Memorial of Saint Monica
August 27, 2020
Today, in God’s Lavish Mercy, on this feast of St. Monica, we pray with Psalm 145.
We can almost picture the psalm’s sentiments pouring out in Monica’s prayer. For years, she had prayed for her son Augustine’s conversion. She was canonized for the level of her persevering prayer – a prayer blessed with the amazing answer of St. Augustine’s holy life.
Every day will I bless you,
and I will praise your name forever and ever.
Great is the LORD and highly to be praised;
his greatness is unsearchable.
Like the answer to most prayers, Monica’s came after the long working of God’s mysterious ways. Her own life was shaded by suffering and loss. But, she was steadfast in her hope over the nearly two decades it took to see Light dawn in Augustine.
Generation after generation praises your works
and proclaims your might.
They speak of the splendor of your glorious majesty
and tell of your wondrous works.
As we reflect on the generations of our own families, and the decades of our own lives, there are many “Monica-Augustine” stories. Whenever we pray for life to lead us and our beloveds to God, we pray like Monica.
Today, let’s bring our own “Augustines” to God in hopeful prayer. And let’s thank God for any “Monica” who has done this loving service for us over our lives.
I think this morning of my mother’s well-worn prayer book. The little devotional volume had been fattened with a number of prayer cards stuffed in its thin pages. One day, just before my mother died, I noticed this one: Prayer for My Daughter, a Nun. I can’t say I was exactly surprised by it. I supposed Mom prayed for me. But the card blessed me in a vey tender way and made me confident that my life would continue to be blessed.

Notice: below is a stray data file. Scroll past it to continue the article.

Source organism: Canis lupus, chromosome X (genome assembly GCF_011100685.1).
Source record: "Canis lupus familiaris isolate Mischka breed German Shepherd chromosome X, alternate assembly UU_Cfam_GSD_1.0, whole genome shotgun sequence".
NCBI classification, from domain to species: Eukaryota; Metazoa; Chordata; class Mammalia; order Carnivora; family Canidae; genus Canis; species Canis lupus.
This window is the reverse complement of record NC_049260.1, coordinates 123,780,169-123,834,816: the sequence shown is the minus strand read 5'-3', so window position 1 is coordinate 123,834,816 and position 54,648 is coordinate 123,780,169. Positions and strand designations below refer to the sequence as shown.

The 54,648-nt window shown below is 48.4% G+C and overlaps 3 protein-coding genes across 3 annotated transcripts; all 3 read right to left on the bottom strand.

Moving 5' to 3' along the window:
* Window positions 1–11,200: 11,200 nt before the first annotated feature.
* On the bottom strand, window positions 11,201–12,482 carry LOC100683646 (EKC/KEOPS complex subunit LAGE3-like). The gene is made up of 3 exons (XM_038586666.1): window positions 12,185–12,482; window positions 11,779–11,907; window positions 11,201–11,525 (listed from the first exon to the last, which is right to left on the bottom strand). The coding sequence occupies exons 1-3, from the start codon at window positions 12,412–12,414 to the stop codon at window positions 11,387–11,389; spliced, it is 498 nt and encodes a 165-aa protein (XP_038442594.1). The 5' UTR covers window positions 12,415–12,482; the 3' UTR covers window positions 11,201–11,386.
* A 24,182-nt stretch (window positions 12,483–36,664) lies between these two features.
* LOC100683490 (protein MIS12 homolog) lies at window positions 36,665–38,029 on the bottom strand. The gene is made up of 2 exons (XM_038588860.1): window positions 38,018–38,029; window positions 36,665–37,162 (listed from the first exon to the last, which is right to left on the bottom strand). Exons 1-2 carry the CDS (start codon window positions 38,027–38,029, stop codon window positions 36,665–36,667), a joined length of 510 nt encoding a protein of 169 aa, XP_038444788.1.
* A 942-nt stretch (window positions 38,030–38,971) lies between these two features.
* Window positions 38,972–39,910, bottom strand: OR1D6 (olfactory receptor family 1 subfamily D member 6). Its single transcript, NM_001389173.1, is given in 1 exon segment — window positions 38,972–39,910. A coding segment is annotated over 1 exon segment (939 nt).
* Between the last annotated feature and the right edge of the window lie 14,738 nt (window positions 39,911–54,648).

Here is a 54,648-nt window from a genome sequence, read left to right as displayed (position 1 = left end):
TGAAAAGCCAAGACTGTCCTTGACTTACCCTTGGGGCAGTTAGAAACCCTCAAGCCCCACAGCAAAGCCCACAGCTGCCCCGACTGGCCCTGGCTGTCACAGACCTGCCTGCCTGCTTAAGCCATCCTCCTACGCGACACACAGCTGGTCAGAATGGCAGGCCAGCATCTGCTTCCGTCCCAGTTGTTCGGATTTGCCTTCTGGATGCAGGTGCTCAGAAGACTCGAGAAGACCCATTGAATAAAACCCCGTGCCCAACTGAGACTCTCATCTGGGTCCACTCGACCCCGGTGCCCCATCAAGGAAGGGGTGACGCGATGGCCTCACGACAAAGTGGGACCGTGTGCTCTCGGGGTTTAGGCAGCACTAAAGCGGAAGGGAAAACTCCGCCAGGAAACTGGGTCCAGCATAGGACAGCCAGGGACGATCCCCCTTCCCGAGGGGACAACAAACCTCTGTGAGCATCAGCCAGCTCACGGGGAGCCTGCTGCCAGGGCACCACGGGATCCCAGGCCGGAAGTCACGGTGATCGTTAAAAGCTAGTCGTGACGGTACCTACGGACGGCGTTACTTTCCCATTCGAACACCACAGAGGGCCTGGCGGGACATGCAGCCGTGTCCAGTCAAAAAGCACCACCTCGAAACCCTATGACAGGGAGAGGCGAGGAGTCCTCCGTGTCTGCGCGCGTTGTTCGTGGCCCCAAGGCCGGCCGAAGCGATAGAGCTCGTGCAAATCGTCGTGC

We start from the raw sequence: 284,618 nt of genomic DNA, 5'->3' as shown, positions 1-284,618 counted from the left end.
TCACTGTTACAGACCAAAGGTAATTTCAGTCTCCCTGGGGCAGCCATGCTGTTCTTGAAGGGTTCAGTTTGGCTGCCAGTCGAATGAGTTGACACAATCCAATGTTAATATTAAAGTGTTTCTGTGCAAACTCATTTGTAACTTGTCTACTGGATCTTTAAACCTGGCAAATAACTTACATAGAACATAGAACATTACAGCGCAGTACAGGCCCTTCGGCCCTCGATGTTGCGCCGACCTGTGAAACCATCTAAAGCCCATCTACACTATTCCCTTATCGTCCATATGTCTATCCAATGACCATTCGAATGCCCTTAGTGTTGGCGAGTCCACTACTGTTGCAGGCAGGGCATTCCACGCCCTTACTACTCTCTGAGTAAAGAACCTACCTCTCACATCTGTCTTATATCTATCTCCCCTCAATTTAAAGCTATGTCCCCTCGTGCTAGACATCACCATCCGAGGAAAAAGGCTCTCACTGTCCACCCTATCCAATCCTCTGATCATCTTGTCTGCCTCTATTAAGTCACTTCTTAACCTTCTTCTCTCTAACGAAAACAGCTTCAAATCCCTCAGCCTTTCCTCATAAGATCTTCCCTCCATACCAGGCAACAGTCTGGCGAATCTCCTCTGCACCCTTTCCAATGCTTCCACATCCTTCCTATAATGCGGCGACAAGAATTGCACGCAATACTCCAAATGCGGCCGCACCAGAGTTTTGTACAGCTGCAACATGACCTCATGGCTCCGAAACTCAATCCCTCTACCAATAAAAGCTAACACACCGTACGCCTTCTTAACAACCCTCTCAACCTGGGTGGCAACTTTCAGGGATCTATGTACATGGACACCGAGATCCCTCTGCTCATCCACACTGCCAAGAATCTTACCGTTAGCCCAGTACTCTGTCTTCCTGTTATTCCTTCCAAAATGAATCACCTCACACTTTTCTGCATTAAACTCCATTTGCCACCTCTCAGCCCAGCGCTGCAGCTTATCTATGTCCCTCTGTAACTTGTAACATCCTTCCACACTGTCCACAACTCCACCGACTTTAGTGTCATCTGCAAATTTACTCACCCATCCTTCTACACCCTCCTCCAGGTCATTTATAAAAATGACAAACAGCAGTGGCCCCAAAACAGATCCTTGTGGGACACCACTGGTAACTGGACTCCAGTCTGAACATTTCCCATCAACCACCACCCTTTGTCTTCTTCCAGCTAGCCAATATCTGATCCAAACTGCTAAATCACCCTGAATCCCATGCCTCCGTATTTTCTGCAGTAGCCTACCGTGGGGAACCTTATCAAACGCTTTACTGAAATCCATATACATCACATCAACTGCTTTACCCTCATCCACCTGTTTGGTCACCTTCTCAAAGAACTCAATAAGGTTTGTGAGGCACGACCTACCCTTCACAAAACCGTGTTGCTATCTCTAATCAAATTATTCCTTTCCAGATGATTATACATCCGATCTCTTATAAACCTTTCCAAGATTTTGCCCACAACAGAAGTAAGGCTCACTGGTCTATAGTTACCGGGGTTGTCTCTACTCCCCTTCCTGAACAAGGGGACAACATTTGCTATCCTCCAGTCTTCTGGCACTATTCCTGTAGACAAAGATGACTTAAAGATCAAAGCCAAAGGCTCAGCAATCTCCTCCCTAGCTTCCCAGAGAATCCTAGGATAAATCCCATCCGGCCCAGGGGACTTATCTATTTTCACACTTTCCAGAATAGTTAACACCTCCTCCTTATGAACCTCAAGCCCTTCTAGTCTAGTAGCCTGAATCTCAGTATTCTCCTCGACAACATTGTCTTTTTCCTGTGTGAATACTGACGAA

Discovering the card also made me aware of my responsibility to pray daily for my family, friends, and community. They are my “Augustines” in whatever challenges they may face in life – just as I hope I am somebody’s too. Because, friends, we belong to one another in the Communion of Saints, and our “family” is fed not by blood, but by the Spirit.
The generations discourse of the power of your awesome deeds
and declare your greatness.
They publish the fame of your abundant goodness
and joyfully sing of your justice.
Poetry: St. Augustine and Monica by Charles Tennyson Turner
Her weeping kiss – for years, her sorrow flowed
At last into his wilful blood; he owed
To her his after-life of truth and bliss:
And her own joy, what words, what thoughts could paint!
When o’er his soul, with sweet constraining force,
Came Penitence – a fusion from remorse –
And made her boy a glorious Christian saint.
Oh ye, who tend the young through doubtful years
Along the busy path from birth to death,
Parents and friends! forget not in your fears
The secret strength of prayer, the holy breath
That swathes your darlings! think how Austin’s faith
Rose like a star upon his mother’s tears!
Music: (something for opera fans among us) La Conversione di Sant Agostino, Oratorio by Johann Adolph Hasse
Hasse begins La Conversione di Sant’ Agostino with an orchestral introduction that establishes the work‘s tonal center in the key of B-flat major, with most arias composed within related keys. From the grandeur and dynamic intensity of the Introduction comes the first vocal entrance of the oratorio. The listener acts as a voyeur into a conversation between Simpliciano (tenor), a priest, and Monica (soprano), the mother of Saint Augustine of Hippo, in which Monica expresses her fears that her son may never change his wicked ways. This urgent desire becomes the core dramatic theme throughout the oratorio with Alipio (alto), the friend, and Navigio (bass), the brother, serving to intensify the desperate desire for conversion. The role of Saint Augustine (alto) is secondary to that of his mother, Monica. Saint Augustine only has two arias, both dealing with his desire to find release from his sinful ways. His conversion is explicitly stated in the Part Two aria in which he begs God to look upon him with compassion following the censure of his own heart.